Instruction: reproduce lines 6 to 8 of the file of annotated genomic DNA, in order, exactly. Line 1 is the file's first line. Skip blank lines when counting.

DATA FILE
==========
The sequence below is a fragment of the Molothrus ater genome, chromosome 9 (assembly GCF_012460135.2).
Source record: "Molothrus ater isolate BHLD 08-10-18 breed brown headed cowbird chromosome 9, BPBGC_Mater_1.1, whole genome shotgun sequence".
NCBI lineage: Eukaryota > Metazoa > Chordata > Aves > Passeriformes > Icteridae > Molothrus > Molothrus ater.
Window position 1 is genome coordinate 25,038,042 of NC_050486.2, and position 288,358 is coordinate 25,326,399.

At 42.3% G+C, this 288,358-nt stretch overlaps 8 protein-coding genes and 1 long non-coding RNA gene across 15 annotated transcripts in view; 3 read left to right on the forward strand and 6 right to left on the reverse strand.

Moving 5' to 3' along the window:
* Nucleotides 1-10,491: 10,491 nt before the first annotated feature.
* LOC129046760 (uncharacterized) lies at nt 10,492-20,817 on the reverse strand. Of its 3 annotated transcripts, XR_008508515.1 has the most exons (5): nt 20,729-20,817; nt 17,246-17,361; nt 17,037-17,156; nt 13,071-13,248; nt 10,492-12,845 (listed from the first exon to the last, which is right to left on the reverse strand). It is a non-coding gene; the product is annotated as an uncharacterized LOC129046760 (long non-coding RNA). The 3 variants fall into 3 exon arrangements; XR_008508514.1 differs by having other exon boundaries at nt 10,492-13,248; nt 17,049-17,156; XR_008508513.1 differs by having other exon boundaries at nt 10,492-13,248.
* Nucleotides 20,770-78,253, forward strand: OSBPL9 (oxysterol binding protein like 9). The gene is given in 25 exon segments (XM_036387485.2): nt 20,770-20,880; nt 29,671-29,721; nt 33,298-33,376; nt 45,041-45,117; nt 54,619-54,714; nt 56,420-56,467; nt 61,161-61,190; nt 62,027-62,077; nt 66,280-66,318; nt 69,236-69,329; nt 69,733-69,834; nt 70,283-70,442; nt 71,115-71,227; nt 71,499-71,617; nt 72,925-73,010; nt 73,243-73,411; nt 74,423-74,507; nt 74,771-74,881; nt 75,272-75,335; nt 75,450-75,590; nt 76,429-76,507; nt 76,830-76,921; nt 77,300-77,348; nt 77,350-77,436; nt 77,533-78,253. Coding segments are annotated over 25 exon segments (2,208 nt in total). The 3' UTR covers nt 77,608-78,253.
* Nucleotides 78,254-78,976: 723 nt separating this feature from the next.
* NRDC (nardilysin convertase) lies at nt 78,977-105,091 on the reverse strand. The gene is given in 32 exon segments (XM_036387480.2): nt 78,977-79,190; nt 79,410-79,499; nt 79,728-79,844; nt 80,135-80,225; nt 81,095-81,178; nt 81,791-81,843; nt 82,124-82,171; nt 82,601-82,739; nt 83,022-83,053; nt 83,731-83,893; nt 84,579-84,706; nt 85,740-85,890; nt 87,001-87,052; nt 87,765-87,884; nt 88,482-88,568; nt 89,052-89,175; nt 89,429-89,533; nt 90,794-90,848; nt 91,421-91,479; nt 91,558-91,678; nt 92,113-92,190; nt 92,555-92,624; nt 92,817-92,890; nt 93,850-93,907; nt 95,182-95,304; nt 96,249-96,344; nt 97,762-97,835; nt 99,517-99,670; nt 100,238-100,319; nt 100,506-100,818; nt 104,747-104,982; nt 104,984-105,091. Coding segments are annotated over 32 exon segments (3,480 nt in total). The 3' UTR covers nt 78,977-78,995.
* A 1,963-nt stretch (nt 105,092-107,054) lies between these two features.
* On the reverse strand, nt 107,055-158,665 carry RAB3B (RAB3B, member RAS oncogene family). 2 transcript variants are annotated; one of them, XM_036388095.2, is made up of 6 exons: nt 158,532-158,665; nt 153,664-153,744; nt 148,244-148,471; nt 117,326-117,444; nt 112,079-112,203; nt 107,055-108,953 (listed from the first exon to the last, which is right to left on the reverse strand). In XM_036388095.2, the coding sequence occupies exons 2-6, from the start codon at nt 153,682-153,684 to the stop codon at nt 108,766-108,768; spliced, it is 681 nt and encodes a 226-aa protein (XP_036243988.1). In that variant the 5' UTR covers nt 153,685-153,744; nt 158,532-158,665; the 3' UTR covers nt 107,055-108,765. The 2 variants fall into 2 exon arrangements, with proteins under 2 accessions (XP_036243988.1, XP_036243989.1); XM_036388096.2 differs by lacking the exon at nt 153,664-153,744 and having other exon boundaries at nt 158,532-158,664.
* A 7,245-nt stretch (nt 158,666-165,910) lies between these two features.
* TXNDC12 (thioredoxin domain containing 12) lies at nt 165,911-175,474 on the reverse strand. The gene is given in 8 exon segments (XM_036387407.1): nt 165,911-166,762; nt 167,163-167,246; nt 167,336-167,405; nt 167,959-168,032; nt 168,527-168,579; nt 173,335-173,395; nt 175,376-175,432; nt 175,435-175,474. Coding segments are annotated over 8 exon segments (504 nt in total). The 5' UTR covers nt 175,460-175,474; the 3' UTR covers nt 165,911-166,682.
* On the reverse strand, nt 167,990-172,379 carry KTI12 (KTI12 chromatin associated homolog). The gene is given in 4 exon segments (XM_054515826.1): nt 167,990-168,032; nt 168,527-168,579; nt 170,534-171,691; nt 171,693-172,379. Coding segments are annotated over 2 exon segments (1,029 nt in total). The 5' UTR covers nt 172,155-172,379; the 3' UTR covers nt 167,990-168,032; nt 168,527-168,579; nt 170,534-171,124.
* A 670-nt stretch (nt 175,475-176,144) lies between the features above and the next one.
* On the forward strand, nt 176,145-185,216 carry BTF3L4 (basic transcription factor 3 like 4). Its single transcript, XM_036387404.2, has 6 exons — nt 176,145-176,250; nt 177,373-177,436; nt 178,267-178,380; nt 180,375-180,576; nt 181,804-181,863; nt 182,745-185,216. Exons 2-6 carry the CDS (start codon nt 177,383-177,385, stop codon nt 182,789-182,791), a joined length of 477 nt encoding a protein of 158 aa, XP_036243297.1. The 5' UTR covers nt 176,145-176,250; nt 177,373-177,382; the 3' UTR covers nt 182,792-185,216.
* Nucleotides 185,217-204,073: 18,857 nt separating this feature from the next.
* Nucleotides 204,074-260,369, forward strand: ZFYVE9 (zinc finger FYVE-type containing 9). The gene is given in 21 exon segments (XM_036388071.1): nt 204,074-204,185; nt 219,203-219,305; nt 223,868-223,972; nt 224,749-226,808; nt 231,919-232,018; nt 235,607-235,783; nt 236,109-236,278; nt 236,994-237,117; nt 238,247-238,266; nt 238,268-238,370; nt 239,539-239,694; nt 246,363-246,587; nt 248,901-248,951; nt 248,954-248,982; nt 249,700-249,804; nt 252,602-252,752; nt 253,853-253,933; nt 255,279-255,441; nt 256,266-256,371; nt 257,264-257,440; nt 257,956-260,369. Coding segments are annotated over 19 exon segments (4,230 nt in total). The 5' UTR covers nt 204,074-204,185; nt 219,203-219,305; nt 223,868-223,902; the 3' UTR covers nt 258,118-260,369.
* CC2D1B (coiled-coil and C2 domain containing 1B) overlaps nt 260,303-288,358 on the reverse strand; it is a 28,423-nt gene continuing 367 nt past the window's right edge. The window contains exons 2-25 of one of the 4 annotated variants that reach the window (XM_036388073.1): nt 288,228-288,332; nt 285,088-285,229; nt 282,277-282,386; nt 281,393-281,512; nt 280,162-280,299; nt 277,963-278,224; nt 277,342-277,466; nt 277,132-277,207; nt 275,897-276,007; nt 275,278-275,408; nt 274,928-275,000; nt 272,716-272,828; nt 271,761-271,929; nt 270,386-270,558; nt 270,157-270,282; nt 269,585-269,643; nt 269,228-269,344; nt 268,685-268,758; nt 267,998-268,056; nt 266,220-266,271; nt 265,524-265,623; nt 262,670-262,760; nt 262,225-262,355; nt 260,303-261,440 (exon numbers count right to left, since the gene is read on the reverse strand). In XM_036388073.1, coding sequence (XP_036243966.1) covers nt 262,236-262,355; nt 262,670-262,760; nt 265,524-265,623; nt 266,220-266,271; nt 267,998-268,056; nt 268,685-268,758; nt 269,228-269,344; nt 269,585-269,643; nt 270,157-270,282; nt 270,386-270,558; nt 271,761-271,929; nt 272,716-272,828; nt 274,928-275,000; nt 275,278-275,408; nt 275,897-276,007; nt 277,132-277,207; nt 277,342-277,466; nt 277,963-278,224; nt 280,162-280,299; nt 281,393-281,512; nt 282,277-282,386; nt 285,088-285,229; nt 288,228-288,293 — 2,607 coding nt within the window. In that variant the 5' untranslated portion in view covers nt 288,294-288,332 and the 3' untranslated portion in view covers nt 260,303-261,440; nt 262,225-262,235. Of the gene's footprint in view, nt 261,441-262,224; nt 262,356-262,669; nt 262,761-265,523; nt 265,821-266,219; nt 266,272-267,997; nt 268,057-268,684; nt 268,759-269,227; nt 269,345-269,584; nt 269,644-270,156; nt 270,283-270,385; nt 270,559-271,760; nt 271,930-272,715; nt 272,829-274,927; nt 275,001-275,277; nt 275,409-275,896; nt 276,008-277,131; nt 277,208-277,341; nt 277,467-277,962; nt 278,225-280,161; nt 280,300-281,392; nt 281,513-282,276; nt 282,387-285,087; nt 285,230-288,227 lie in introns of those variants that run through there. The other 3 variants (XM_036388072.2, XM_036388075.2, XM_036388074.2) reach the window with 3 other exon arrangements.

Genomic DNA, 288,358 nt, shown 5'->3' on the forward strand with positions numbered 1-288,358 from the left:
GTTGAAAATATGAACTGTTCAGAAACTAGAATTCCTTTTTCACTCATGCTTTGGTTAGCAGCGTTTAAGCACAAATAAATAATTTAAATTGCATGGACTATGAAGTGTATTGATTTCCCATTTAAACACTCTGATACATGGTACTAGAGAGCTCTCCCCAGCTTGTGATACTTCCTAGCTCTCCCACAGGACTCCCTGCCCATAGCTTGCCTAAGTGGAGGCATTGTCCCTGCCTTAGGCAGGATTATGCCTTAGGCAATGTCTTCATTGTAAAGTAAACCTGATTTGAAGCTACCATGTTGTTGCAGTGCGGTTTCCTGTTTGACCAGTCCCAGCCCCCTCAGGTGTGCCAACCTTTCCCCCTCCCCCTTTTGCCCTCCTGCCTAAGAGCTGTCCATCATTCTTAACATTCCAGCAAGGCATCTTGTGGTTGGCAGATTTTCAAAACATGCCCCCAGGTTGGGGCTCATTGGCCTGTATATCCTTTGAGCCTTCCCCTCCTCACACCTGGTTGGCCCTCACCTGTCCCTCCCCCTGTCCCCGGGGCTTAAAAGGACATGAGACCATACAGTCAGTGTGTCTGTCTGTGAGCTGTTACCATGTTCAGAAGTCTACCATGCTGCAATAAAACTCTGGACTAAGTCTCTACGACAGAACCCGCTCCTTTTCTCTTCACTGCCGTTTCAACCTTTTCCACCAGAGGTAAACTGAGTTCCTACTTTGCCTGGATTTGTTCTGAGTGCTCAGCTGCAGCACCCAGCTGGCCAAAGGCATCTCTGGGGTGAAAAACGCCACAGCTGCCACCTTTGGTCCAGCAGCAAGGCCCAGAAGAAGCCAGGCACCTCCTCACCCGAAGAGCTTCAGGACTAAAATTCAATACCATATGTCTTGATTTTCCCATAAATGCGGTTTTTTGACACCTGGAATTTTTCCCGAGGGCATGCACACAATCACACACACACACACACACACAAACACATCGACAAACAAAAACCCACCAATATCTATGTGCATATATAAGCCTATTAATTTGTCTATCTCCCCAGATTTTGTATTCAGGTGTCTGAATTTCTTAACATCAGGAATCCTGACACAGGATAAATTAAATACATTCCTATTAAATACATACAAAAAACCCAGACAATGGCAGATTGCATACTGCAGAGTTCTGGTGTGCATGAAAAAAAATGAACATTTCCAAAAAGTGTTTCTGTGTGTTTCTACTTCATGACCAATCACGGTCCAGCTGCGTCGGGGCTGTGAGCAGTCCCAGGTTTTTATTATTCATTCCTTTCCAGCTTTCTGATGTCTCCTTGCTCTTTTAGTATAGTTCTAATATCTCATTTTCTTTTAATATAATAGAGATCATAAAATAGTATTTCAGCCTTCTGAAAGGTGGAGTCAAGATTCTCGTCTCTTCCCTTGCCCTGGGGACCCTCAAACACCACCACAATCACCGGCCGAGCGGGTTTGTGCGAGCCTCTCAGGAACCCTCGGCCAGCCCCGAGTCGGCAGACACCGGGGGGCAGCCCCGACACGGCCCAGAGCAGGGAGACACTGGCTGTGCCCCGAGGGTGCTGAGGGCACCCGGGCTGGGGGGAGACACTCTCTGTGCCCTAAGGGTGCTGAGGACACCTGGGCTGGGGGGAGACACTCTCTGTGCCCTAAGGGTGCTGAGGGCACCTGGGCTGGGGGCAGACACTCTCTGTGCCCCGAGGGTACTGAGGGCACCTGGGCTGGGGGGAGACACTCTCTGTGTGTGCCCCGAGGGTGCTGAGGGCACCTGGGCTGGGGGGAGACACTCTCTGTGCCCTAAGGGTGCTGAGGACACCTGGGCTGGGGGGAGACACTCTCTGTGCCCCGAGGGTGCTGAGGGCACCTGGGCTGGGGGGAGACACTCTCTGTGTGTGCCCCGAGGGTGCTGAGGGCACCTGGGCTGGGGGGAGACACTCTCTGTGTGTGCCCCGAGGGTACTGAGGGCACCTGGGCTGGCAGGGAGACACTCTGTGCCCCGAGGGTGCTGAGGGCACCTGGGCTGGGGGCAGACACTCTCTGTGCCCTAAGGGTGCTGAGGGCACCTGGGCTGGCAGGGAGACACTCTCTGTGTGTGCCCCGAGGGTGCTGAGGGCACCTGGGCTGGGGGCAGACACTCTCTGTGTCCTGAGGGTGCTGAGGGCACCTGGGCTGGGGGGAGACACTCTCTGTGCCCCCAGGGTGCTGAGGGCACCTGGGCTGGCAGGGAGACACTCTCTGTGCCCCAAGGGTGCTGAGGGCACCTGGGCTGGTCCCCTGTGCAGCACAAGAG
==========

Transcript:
Moving 5' to 3' along the window:
* Nucleotides 1-10,491: 10,491 nt before the first annotated feature.
* LOC129046760 (uncharacterized) lies at nt 10,492-20,817 on the reverse strand. Of its 3 annotated transcripts, XR_008508515.1 has the most exons (5): nt 20,729-20,817; nt 17,246-17,361; nt 17,037-17,156; nt 13,071-13,248; nt 10,492-12,845 (listed from the first exon to the last, which is right to left on the reverse strand). It is a non-coding gene; the product is annotated as an uncharacterized LOC129046760 (long non-coding RNA). The 3 variants fall into 3 exon arrangements; XR_008508514.1 differs by having other exon boundaries at nt 10,492-13,248; nt 17,049-17,156; XR_008508513.1 differs by having other exon boundaries at nt 10,492-13,248.